Other top hitters for Longwood last week were senior tri-captain Bruce Morgan who went 3-3 with four RBI's and a homer in Sunday's nightcap and senior first baseman Denny Ulrey who had a two-run homer and three RBI's in the 23-0 win over UDC. Soph John Sullivan raised his batting average to .361. Junior catcher Doug Toombs raised his batting average to .392 with another strong week. He had four hits in nine trips in the four games. Longwood pitchers also did well last week as Richard Vaught went the distance in Friday's opener to run his record to 4-1. David Brown is 3-0 after pitching six innings in the nightcap. Sunday, Mickey Roberts and Donnie Mowbray hurled a pair of onehitters and each struck out eight opposing batters. Roberts is 3-0 and Mowbray 2-0.

Golf Wins Division In Tournament Paced by strong performances from senior Tim White and junior Bryant Reese, Longwood's men's golf team won the College Division State Title Sunday at the Virginia Intercollegiate Championships in Hot Springs. Ixingwood, which finished in sixth place overall out of 19 teams, ended up with a 320-317 637 to beat second place college division finisher Radford (651) by 14 stokes. In only its fifth year of

competition, the Lancers copped not only their first ever state title, but also their first tournament title. White had rounds of 76-74 -150 for third place among college division golfers and eighth overall out of 114 entries. Reese was close behind with 74-79 - 153 for fourth place in the college division. Others contributing to the prestigious victory were Stan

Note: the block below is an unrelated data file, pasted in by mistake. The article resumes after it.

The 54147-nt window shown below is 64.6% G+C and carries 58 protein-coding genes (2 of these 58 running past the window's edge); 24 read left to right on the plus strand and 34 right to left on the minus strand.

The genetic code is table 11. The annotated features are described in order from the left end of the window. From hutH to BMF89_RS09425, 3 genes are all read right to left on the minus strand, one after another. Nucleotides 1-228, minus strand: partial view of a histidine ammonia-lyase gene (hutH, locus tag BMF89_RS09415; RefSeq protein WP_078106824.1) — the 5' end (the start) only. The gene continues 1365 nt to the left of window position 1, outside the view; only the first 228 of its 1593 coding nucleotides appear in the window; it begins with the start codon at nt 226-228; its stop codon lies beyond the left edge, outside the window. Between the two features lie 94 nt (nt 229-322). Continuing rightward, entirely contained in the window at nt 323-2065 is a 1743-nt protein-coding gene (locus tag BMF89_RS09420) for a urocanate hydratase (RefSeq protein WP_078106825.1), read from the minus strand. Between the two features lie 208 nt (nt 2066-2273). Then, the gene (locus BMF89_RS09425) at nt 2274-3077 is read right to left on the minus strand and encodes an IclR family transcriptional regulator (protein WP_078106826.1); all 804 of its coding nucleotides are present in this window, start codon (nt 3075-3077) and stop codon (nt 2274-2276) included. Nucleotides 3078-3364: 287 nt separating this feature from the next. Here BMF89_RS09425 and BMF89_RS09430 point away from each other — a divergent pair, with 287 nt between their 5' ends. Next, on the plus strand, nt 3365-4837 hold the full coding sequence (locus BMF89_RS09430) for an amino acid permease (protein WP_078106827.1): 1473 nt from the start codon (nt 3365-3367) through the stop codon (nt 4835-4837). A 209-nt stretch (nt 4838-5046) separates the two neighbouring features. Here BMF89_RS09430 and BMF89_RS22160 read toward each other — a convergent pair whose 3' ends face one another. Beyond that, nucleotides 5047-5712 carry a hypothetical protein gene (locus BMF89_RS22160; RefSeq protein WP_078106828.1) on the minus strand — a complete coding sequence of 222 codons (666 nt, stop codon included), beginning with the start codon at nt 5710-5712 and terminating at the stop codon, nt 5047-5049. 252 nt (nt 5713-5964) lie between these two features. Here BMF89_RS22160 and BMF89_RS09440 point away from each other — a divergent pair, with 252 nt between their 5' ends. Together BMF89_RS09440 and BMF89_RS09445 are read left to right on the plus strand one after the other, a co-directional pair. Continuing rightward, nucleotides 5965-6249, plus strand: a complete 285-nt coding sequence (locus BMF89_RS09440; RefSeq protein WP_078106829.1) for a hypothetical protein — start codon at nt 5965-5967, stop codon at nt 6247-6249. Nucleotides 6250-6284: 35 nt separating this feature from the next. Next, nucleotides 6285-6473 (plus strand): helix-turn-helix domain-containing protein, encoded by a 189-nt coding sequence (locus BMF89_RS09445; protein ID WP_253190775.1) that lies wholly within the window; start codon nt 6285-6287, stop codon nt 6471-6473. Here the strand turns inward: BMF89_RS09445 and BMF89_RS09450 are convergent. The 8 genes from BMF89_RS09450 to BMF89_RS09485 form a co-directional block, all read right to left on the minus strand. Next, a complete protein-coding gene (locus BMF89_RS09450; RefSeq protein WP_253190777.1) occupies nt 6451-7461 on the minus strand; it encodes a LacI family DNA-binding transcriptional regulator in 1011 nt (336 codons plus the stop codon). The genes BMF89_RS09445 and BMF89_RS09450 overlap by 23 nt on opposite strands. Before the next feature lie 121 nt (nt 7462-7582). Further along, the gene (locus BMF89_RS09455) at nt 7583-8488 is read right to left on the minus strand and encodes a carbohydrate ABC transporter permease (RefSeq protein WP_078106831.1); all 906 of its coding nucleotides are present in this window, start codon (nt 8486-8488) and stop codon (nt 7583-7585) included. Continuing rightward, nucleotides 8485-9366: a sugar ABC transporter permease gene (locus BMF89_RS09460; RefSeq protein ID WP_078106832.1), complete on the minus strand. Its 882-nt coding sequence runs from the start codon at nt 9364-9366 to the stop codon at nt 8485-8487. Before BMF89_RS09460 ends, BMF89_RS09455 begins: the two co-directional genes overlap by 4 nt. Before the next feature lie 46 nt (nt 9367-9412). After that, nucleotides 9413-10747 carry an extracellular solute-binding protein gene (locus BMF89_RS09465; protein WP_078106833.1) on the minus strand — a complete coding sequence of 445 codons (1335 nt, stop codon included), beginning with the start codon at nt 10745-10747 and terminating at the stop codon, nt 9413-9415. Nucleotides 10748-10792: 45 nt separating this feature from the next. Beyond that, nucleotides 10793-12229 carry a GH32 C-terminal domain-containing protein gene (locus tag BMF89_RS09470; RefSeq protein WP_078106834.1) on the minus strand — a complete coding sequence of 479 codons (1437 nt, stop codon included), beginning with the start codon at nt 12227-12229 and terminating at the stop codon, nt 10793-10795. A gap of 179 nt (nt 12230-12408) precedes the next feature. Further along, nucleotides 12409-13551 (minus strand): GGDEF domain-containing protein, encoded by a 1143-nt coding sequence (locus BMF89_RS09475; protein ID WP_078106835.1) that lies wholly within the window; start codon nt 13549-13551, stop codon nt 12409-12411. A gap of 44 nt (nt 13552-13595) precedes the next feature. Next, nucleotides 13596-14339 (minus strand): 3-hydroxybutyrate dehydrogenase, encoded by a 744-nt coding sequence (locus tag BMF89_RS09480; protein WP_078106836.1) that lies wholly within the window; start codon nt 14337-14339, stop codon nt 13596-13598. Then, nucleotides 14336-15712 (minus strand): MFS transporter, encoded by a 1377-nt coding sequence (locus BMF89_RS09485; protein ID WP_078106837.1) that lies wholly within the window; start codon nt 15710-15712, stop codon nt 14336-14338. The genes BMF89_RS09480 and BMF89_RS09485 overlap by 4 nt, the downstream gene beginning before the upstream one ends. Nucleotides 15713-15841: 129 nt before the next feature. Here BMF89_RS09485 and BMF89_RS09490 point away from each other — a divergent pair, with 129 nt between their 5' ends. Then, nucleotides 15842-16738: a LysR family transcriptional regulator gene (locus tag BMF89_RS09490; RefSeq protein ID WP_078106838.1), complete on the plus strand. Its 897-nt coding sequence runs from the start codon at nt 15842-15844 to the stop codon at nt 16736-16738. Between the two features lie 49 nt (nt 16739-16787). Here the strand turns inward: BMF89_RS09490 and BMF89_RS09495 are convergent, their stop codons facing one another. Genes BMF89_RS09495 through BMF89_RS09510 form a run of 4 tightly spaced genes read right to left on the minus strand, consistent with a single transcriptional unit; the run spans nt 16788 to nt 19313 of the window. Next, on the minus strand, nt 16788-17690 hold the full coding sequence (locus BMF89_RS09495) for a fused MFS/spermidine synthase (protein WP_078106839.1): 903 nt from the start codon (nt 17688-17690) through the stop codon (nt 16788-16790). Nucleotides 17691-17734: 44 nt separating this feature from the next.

Edwards with rounds of 82 and 84 for a 166, Richard Frakes with a first round 88 and Richard Miller, with a second round 80. David Moore had a second round 84. "We played our two best rounds of the year at Hot Springs," said Coach Steve Nelson. "Our kids were really charged up for the state tournament. After we shot 320 in the first round, they made up their minds to do better."

Player Of Week Freshman Allen Lawter (South Boston) had a homerun, five hits and four RBI's in a doubleheader sweep of visiting Maryland Baltimore County Friday, and for his efforts, the first-year infielder has been named Longwood College Player of the Week for the period April 2-9. Player of the week is chosen by the Ixmgwood Sports Information Office. A reserve infielder who has seen action in nine games, Lawter was pressed into service when starting shortstop Dwayne Kingery was kept out of action